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A study of Metrical Writing, Part 19: The Weight of Syllables.

Published by OJB in the blog OJB's blog. Views: 153

Hello, and welcome to part 19 of my study on Metrical writing, today we will be looking at the weight of Syllables.

There are two things that determine the weight of a Syllable: 1. The degree of stress it has (The numbering system) and 2. The sounds that make up the syllable. Since this is a study of Metrical writing, we will only be looking at the stress degree, but please be aware that sound plays a huge impact on Syllable weight (I'll be doing a study on Sound in the far future.)

Why is this important?

The 'heavier' a line, the longer it takes for a person to read it. This is important when crafting a poem. If you wanted a light-hearted and joyful line, you'd try to make the line as light as possible. If the line was dealing with pain or death, you might want to make the line as heavy as possible.

There are two other factors that determine the 'weight' of a line outside of syllable.

1. Rather or not a line ends with a piece of punctuation, or if you use enjambment to carry the reader over to the next line. Enjambment can create a forward movement and speed up the reading of the poem. There are dozens of ways to use Enjambment to create effects -and it is outside the scope of this study to go into them all- but I wanted to give you one way that is used in Metrical poetry (and I am sure as well as Free Verse.)

When you end the line with a subject in need of a predicate.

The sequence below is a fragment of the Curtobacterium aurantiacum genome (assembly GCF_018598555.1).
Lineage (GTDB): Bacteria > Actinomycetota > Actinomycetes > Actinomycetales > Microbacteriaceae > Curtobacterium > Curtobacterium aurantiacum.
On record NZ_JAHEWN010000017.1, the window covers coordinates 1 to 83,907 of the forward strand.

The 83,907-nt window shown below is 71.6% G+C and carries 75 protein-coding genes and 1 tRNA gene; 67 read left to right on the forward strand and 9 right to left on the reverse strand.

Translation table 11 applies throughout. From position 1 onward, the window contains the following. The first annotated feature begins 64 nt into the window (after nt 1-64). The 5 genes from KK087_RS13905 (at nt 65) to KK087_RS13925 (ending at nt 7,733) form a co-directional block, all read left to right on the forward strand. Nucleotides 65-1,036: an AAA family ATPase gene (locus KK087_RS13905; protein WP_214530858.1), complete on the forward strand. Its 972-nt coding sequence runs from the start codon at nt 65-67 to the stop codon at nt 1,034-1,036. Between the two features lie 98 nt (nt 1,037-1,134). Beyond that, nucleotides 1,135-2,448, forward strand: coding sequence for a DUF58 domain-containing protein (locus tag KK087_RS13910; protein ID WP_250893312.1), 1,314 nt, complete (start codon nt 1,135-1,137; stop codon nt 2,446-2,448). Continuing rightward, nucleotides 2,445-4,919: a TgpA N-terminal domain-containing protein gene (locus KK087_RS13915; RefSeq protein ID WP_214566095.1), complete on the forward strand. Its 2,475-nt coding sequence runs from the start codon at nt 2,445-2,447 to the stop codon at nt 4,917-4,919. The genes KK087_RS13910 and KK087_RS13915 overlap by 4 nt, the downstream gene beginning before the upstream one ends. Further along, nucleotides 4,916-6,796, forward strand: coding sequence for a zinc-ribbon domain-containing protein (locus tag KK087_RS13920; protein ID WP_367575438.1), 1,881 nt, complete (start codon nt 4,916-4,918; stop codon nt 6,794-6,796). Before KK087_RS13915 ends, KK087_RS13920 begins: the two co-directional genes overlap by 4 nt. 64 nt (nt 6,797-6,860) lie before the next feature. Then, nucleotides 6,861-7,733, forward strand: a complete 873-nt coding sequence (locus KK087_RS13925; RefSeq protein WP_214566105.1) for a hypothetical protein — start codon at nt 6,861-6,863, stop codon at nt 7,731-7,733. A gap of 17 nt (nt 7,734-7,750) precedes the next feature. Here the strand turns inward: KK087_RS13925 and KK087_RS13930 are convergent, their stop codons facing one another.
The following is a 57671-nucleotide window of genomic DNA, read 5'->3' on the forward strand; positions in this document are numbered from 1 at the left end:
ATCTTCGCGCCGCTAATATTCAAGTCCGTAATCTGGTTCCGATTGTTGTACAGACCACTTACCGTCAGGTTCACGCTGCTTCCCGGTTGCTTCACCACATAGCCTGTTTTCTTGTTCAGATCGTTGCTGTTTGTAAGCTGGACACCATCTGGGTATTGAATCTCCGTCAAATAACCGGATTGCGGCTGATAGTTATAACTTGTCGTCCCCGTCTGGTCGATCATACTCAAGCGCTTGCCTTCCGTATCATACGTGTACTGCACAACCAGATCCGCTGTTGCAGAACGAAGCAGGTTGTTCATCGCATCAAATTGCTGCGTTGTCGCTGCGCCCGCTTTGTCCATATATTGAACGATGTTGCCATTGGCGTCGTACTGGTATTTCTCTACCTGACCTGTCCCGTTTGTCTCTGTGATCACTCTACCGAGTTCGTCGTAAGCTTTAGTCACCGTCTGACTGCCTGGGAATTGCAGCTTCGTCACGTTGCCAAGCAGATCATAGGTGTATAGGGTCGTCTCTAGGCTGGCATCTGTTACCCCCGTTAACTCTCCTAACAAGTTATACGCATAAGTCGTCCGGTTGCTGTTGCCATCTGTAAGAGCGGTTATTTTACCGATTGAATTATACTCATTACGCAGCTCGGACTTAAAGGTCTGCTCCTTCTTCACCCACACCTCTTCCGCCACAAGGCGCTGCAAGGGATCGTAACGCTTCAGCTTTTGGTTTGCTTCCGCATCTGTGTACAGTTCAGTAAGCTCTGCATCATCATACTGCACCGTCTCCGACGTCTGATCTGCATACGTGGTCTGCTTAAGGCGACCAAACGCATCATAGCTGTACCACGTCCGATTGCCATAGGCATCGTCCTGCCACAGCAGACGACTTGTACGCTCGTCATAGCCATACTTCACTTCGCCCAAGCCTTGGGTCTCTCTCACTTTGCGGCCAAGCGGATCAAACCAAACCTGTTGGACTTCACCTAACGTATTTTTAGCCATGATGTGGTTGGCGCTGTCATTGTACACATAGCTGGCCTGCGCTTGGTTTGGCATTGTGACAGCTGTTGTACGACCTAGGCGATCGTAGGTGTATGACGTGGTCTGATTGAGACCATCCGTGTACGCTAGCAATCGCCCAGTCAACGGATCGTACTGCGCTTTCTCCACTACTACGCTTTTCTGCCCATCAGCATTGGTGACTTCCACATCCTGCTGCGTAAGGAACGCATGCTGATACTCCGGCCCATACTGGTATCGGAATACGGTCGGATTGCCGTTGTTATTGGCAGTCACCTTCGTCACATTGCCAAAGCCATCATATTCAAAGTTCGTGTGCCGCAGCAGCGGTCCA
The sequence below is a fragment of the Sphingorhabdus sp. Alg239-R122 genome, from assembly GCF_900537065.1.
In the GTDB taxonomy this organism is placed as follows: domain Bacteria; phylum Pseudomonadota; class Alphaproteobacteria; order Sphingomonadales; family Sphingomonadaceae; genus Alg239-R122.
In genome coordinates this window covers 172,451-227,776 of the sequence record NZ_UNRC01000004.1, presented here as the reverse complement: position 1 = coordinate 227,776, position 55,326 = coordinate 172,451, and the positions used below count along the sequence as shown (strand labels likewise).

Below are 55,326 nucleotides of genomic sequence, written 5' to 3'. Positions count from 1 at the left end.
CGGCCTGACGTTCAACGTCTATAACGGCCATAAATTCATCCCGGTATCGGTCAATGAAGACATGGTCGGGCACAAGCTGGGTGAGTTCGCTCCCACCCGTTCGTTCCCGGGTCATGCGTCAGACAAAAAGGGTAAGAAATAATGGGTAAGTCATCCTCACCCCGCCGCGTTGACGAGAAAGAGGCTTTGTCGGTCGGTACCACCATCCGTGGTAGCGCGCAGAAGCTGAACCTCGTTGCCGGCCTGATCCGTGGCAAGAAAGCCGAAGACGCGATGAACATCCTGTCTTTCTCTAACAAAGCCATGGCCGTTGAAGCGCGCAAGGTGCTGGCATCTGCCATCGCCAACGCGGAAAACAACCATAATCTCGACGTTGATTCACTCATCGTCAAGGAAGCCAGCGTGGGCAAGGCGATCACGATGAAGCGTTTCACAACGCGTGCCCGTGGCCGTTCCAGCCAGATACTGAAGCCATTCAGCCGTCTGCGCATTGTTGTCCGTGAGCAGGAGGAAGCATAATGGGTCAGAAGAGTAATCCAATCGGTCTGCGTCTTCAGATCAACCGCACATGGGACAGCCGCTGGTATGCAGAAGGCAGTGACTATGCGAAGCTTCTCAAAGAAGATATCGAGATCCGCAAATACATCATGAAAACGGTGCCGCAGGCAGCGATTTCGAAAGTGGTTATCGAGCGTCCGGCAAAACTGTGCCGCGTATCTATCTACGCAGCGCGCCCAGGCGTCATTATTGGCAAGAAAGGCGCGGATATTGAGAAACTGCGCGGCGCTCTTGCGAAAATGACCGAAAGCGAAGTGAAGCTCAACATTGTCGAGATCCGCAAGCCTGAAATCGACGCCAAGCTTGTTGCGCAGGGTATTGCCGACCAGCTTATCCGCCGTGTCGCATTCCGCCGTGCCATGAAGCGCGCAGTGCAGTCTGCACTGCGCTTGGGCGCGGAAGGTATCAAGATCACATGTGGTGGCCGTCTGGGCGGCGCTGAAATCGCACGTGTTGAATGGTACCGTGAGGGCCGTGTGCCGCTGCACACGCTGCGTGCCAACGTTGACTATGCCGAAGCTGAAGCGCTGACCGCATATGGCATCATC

...The Man (Subject)
Jumped off the Bridge and swam away.

See how the Enjambment creates a forward movement that matches the action of the man? This is a common device used in poetry and can cause a reader to speed up his or her reading of a line.

2. The second thing that determines the speed of a line are the Caesural pauses. A Caesural pause is a pause that occurs that the end of a phrase (Next post, we will go into poetic Phrasing). It is often -but not always- marked with a punctuation mark. It is important to note that how Caseural pauses work in Blank verse are not the same as how they work in Jazz or Blue poems. In some forms, the pause can act as a virtual beat; however, in Iambic Pentameter, all beats MUST be actual beats.

In any case, Pauses can slow down a line considerable.


I wanted to end today's post by scanning a poem to see how each line 'weighs.' How the sake of conversation, we will say Enjambment likes a line '2' points lighter, and for pauses that don't occur at the END of a line

slight pauses = +1
Comma Pauses = +2
Other punctuation marks = +3.

Inpatient, by Jane Kenyon

The young attendants wrapped him in a red
Velour Blanket, and pulled him strapping taut.
Sedated on a stretcher and outside
for the last time, he raised his head and sniffed
the air like an animal. A wedge of geese
flew honking over us. The sky leaned close;
a drop of rain fell on his upturned face.
I stood aside, steward of Grandma's red-
Letter New Testament and an empty vase.
The nurse went with him through the sliding door.
Without having to speak of it we left
the suitcase with his streetclothes in the car.


The (1) young (4)/ at(1)-ten(4)/dants (1) wrapped(4)/ him (1) in (2)/ a (1) red (4) [Enjambment]
This line has a syllable weight of 21. The fourth foot is also a great example of Promotion. Also, this line is pure Iambic and makes use of Enjambment.

Ve(1) lour(4)/ Blank(4)et(1),(II)/ and (1) pulled (4) /him (1) strapp(4)/ing(1) taut(4).